You can read all kinds of books about playing job interview games or how to write undetectable lies into your resume. Those books are for the 78% who are disengaged. If you are fully engaged at work, you won't need to go to job interviews to get hired and you won't need to send a resume. I know this, because when I worked on a W-2 I was fully engaged and I got job offers without an interview and without a resume. All the time. These were offers from people at other companies in my industry. If you're a "hot property" people want you on their team and they aren't going to toss those kinds of barriers in front of you.

If something is holding you back from being like this one worker, change whatever that is. Maybe your boss is a total jerk; in that case, network within your company (e.g., serve on committees or do interdepartmental projects with gusto) and open new opportunities. Or network within your industry to open new opportunities with another employer. Maybe your commute is stressful; in that case, car pool with someone and/or get a remote work situation set up for at least one day a week. Whatever it is, get it out of the way. Don't allow anything, not even your best excuses, to keep you in the land of the disengaged.


5. Security tip

Today, people are increasingly ripped off by some scammer who started the scam by simply calling them. In addition to this hazard, there's the annoyance of receiving many unsolicited "sales" calls from various scammers and others you'd rather just not talk to.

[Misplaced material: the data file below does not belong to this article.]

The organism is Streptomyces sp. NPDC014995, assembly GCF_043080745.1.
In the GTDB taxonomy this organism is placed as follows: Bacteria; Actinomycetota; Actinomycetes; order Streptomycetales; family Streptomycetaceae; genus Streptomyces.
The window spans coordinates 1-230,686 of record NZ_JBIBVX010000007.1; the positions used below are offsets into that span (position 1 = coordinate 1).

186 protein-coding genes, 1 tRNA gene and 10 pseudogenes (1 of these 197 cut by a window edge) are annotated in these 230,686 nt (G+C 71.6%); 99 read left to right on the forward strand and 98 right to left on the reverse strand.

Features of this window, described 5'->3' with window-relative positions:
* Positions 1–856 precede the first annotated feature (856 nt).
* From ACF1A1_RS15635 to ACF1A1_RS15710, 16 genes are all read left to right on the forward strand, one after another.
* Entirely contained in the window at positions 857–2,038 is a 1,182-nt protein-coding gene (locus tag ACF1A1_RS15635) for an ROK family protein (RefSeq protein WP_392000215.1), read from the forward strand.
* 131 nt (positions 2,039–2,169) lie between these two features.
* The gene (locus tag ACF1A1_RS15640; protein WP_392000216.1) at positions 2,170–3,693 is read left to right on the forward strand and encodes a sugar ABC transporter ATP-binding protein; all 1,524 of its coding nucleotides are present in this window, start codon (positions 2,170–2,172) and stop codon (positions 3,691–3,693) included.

So should you get an unlisted number for your phone? There's an extra charge for this with most phone carriers, yet it means only that THEY won't list your number in THEIR directory. Unlisted numbers (along with the names of those who have them) are still available from a variety of sources, some paid and some free. For example, you can sign up for a reverse phone number search service for a modest fee and look up almost anybody. Also, IRS employees routinely steal and sell confidential taxpayer information including names and phone numbers. On top of that, robo dialers do brute force phone calling not from a list but from every potential combination. If your number exists, robo callers will call it. So this is no cure-all.